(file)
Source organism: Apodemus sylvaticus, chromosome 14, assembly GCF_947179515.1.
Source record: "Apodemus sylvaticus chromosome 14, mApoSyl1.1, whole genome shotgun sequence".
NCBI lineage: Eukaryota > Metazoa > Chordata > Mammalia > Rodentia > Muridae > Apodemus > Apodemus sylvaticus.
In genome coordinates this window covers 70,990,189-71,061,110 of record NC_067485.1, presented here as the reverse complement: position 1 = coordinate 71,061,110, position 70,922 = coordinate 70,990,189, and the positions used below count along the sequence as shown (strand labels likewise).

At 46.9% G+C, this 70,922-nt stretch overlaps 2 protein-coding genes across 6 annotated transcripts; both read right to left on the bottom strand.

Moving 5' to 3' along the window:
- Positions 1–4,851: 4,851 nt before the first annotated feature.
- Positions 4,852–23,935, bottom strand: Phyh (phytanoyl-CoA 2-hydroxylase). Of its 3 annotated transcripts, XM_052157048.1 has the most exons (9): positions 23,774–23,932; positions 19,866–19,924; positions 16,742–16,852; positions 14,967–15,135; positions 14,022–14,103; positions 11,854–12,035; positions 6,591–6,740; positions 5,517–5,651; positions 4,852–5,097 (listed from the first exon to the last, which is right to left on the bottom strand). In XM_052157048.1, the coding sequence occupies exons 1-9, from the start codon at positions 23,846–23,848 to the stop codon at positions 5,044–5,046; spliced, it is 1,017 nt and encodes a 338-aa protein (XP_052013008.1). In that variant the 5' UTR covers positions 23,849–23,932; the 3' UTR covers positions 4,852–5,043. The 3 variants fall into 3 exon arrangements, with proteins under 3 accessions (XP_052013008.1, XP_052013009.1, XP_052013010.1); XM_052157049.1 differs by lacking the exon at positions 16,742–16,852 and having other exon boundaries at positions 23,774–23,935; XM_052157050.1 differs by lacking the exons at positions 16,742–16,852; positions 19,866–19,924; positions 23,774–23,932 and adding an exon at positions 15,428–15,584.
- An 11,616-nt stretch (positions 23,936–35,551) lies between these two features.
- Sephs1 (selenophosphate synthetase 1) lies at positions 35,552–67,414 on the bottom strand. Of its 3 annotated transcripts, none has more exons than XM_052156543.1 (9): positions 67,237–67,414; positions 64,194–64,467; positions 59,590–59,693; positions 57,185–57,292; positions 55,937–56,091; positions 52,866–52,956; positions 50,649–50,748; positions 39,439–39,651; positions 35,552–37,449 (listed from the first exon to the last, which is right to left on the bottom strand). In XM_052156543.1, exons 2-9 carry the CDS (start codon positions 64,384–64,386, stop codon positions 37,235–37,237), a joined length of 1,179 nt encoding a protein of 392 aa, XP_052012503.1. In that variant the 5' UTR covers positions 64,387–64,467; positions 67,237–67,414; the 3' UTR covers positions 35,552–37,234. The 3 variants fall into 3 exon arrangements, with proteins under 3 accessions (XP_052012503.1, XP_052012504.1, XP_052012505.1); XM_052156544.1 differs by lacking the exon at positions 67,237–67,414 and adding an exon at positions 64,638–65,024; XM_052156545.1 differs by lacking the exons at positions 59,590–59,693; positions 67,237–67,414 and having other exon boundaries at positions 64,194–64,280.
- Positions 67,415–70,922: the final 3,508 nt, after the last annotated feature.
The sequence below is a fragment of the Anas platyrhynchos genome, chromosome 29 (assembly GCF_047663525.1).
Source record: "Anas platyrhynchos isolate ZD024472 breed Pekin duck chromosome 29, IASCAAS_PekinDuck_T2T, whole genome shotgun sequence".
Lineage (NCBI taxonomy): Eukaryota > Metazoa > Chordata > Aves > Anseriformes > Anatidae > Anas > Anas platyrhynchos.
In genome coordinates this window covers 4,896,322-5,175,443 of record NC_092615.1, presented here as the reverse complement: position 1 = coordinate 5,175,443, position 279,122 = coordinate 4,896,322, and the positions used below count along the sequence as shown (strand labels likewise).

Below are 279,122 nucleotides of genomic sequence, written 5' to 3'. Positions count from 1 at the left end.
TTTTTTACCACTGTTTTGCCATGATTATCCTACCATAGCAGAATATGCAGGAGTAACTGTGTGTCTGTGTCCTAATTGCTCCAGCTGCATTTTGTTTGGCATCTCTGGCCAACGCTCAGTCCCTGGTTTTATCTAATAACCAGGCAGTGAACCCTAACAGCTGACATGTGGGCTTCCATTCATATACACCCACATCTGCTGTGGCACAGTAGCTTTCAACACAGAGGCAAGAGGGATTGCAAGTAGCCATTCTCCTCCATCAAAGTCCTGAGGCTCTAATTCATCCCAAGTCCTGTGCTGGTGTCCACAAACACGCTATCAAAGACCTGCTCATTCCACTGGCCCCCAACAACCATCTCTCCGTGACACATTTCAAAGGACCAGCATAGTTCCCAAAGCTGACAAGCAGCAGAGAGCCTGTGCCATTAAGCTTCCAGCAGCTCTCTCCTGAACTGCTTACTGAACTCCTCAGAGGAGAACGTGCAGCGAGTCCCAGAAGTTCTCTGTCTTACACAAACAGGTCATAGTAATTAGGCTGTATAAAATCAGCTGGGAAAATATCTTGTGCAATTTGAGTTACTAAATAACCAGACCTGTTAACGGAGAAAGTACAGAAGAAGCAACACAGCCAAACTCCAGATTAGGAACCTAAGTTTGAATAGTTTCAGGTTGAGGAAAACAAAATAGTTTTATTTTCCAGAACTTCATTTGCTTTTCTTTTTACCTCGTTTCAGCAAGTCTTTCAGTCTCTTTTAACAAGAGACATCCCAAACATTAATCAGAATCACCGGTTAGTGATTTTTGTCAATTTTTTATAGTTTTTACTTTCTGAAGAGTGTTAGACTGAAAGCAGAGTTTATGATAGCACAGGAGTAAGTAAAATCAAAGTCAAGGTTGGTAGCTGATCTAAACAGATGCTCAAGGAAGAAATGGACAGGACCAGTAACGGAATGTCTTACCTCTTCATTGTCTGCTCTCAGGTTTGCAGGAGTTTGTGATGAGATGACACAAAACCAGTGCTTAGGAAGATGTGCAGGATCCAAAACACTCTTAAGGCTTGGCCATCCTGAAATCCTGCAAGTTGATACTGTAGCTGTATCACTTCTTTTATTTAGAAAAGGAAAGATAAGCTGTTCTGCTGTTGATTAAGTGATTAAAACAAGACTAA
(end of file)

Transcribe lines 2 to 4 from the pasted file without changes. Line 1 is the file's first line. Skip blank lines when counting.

Source record: "Apodemus sylvaticus chromosome 14, mApoSyl1.1, whole genome shotgun sequence".
NCBI lineage: Eukaryota > Metazoa > Chordata > Mammalia > Rodentia > Muridae > Apodemus > Apodemus sylvaticus.
In genome coordinates this window covers 70,990,189-71,061,110 of record NC_067485.1, presented here as the reverse complement: position 1 = coordinate 71,061,110, position 70,922 = coordinate 70,990,189, and the positions used below count along the sequence as shown (strand labels likewise).